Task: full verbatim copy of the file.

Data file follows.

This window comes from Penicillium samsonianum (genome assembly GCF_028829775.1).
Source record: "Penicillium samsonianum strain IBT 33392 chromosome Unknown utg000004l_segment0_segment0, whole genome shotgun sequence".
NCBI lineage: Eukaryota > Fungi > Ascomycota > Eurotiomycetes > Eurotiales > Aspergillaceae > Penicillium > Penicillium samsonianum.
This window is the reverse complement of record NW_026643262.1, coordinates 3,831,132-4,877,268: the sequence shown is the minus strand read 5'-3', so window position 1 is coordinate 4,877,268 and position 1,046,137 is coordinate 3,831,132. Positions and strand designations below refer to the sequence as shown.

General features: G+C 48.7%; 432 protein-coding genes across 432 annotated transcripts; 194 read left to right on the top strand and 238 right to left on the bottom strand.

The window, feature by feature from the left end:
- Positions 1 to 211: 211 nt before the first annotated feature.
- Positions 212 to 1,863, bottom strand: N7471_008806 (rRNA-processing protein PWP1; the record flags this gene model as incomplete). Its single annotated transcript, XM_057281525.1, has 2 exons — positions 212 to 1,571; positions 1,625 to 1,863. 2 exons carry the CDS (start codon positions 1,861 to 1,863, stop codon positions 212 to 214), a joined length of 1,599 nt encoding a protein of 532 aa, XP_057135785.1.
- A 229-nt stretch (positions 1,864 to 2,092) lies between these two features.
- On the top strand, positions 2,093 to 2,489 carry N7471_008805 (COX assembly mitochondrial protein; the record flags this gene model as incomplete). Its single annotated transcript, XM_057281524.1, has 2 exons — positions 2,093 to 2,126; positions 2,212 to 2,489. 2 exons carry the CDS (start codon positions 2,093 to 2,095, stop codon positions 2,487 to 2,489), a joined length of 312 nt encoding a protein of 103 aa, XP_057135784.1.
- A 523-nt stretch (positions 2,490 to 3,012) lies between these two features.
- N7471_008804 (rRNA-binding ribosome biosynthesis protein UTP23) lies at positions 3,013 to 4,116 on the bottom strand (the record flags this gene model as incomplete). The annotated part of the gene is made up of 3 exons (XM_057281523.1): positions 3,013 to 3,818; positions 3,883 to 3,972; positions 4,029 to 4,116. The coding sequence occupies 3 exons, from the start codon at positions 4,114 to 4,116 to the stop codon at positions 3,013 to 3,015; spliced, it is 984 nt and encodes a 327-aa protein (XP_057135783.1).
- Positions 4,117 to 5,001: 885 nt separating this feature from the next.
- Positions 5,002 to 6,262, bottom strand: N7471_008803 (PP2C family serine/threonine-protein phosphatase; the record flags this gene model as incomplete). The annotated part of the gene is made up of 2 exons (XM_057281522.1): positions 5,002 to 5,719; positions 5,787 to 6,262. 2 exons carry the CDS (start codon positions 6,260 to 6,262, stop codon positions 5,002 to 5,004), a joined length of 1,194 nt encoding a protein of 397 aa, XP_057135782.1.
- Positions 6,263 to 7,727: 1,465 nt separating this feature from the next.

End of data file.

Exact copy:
This window comes from Penicillium samsonianum (genome assembly GCF_028829775.1).
Source record: "Penicillium samsonianum strain IBT 33392 chromosome Unknown utg000004l_segment0_segment0, whole genome shotgun sequence".
NCBI lineage: Eukaryota > Fungi > Ascomycota > Eurotiomycetes > Eurotiales > Aspergillaceae > Penicillium > Penicillium samsonianum.
This window is the reverse complement of record NW_026643262.1, coordinates 3,831,132-4,877,268: the sequence shown is the minus strand read 5'-3', so window position 1 is coordinate 4,877,268 and position 1,046,137 is coordinate 3,831,132. Positions and strand designations below refer to the sequence as shown.

General features: G+C 48.7%; 432 protein-coding genes across 432 annotated transcripts; 194 read left to right on the top strand and 238 right to left on the bottom strand.

The window, feature by feature from the left end:
- Positions 1 to 211: 211 nt before the first annotated feature.
- Positions 212 to 1,863, bottom strand: N7471_008806 (rRNA-processing protein PWP1; the record flags this gene model as incomplete). Its single annotated transcript, XM_057281525.1, has 2 exons — positions 212 to 1,571; positions 1,625 to 1,863. 2 exons carry the CDS (start codon positions 1,861 to 1,863, stop codon positions 212 to 214), a joined length of 1,599 nt encoding a protein of 532 aa, XP_057135785.1.
- A 229-nt stretch (positions 1,864 to 2,092) lies between these two features.
- On the top strand, positions 2,093 to 2,489 carry N7471_008805 (COX assembly mitochondrial protein; the record flags this gene model as incomplete). Its single annotated transcript, XM_057281524.1, has 2 exons — positions 2,093 to 2,126; positions 2,212 to 2,489. 2 exons carry the CDS (start codon positions 2,093 to 2,095, stop codon positions 2,487 to 2,489), a joined length of 312 nt encoding a protein of 103 aa, XP_057135784.1.
- A 523-nt stretch (positions 2,490 to 3,012) lies between these two features.
- N7471_008804 (rRNA-binding ribosome biosynthesis protein UTP23) lies at positions 3,013 to 4,116 on the bottom strand (the record flags this gene model as incomplete). The annotated part of the gene is made up of 3 exons (XM_057281523.1): positions 3,013 to 3,818; positions 3,883 to 3,972; positions 4,029 to 4,116. The coding sequence occupies 3 exons, from the start codon at positions 4,114 to 4,116 to the stop codon at positions 3,013 to 3,015; spliced, it is 984 nt and encodes a 327-aa protein (XP_057135783.1).
- Positions 4,117 to 5,001: 885 nt separating this feature from the next.
- Positions 5,002 to 6,262, bottom strand: N7471_008803 (PP2C family serine/threonine-protein phosphatase; the record flags this gene model as incomplete). The annotated part of the gene is made up of 2 exons (XM_057281522.1): positions 5,002 to 5,719; positions 5,787 to 6,262. 2 exons carry the CDS (start codon positions 6,260 to 6,262, stop codon positions 5,002 to 5,004), a joined length of 1,194 nt encoding a protein of 397 aa, XP_057135782.1.
- Positions 6,263 to 7,727: 1,465 nt separating this feature from the next.